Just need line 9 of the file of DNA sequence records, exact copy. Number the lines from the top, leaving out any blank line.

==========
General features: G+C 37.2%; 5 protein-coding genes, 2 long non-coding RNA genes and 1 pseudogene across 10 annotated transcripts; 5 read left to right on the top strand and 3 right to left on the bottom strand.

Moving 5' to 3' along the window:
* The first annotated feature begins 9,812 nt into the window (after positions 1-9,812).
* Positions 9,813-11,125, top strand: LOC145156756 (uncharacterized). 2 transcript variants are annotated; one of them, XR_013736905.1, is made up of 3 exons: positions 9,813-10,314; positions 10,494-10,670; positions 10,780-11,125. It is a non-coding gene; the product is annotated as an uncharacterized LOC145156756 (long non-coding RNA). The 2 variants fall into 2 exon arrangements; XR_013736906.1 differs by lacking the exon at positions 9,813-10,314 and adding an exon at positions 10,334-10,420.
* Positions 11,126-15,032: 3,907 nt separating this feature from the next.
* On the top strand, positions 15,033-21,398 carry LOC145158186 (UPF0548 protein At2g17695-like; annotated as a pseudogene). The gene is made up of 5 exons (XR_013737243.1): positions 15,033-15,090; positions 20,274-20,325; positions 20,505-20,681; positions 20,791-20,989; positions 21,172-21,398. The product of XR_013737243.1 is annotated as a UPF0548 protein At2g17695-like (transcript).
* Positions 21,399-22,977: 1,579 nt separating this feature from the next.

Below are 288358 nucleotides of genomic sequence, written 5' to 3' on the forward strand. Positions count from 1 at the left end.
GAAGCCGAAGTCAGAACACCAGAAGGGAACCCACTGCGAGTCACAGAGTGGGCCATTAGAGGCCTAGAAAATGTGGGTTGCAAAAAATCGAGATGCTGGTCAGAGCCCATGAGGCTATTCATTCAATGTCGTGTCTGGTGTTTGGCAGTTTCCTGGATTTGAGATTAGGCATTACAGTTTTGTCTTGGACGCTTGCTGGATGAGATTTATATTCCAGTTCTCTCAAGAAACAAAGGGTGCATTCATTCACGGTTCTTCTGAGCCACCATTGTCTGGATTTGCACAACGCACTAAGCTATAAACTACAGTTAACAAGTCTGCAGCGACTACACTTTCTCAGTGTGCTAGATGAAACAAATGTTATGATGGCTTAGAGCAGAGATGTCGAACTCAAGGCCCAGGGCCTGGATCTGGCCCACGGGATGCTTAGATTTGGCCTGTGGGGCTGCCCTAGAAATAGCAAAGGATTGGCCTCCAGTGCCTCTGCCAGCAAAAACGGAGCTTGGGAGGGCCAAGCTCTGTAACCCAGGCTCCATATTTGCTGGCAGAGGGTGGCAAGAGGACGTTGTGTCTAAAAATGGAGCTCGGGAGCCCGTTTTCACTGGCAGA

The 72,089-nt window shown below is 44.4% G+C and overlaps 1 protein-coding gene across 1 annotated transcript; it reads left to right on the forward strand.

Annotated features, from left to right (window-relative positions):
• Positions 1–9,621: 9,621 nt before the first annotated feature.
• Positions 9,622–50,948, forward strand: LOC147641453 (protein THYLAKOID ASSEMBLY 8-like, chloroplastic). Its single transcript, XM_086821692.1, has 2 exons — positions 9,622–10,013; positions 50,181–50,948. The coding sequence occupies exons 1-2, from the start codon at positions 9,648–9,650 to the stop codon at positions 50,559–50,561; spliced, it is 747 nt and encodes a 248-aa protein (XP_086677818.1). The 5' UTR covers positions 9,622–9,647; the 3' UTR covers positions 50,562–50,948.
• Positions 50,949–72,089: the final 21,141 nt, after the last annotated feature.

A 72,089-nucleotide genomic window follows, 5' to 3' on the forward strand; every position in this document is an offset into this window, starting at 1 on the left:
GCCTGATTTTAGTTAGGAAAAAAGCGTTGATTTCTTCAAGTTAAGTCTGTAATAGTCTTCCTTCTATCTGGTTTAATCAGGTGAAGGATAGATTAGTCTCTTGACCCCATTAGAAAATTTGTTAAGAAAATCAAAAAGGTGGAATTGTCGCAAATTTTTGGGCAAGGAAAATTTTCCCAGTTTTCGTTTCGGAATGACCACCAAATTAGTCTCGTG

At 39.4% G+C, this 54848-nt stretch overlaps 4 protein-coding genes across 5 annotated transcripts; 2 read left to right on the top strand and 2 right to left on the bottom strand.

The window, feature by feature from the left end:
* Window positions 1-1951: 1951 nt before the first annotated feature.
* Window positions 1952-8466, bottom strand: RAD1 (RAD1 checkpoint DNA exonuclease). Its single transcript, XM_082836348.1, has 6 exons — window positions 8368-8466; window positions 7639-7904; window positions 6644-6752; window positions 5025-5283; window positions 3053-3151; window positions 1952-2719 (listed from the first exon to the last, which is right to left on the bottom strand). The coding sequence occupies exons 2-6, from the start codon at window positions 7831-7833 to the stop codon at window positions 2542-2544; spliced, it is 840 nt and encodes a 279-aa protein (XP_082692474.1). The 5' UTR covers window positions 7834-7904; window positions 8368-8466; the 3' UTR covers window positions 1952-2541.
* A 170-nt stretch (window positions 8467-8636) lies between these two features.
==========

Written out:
GAAGCCGAAGTCAGAACACCAGAAGGGAACCCACTGCGAGTCACAGAGTGGGCCATTAGAGGCCTAGAAAATGTGGGTTGCAAAAAATCGAGATGCTGGTCAGAGCCCATGAGGCTATTCATTCAATGTCGTGTCTGGTGTTTGGCAGTTTCCTGGATTTGAGATTAGGCATTACAGTTTTGTCTTGGACGCTTGCTGGATGAGATTTATATTCCAGTTCTCTCAAGAAACAAAGGGTGCATTCATTCACGGTTCTTCTGAGCCACCATTGTCTGGATTTGCACAACGCACTAAGCTATAAACTACAGTTAACAAGTCTGCAGCGACTACACTTTCTCAGTGTGCTAGATGAAACAAATGTTATGATGGCTTAGAGCAGAGATGTCGAACTCAAGGCCCAGGGCCTGGATCTGGCCCACGGGATGCTTAGATTTGGCCTGTGGGGCTGCCCTAGAAATAGCAAAGGATTGGCCTCCAGTGCCTCTGCCAGCAAAAACGGAGCTTGGGAGGGCCAAGCTCTGTAACCCAGGCTCCATATTTGCTGGCAGAGGGTGGCAAGAGGACGTTGTGTCTAAAAATGGAGCTCGGGAGCCCGTTTTCACTGGCAGA